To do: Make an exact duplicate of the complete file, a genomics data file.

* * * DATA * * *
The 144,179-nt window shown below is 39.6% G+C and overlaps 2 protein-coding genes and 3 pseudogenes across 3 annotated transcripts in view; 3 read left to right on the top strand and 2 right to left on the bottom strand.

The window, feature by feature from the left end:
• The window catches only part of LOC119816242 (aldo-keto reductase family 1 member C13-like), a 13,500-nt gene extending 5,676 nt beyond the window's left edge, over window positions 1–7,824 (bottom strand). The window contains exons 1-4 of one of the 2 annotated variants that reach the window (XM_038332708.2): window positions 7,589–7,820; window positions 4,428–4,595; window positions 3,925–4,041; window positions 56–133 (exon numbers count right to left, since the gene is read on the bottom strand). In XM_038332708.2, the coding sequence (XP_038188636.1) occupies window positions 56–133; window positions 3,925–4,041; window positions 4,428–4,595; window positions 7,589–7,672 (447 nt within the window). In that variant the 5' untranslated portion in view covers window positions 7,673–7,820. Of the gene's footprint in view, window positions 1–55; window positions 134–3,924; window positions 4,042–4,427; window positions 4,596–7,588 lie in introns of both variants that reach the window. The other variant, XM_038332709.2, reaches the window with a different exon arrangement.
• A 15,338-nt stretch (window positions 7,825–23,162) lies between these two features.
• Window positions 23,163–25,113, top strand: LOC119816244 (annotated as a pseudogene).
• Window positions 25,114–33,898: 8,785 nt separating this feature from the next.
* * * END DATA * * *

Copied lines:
The 144,179-nt window shown below is 39.6% G+C and overlaps 2 protein-coding genes and 3 pseudogenes across 3 annotated transcripts in view; 3 read left to right on the top strand and 2 right to left on the bottom strand.

The window, feature by feature from the left end:
• The window catches only part of LOC119816242 (aldo-keto reductase family 1 member C13-like), a 13,500-nt gene extending 5,676 nt beyond the window's left edge, over window positions 1–7,824 (bottom strand). The window contains exons 1-4 of one of the 2 annotated variants that reach the window (XM_038332708.2): window positions 7,589–7,820; window positions 4,428–4,595; window positions 3,925–4,041; window positions 56–133 (exon numbers count right to left, since the gene is read on the bottom strand). In XM_038332708.2, the coding sequence (XP_038188636.1) occupies window positions 56–133; window positions 3,925–4,041; window positions 4,428–4,595; window positions 7,589–7,672 (447 nt within the window). In that variant the 5' untranslated portion in view covers window positions 7,673–7,820. Of the gene's footprint in view, window positions 1–55; window positions 134–3,924; window positions 4,042–4,427; window positions 4,596–7,588 lie in introns of both variants that reach the window. The other variant, XM_038332709.2, reaches the window with a different exon arrangement.
• A 15,338-nt stretch (window positions 7,825–23,162) lies between these two features.
• Window positions 23,163–25,113, top strand: LOC119816244 (annotated as a pseudogene).
• Window positions 25,114–33,898: 8,785 nt separating this feature from the next.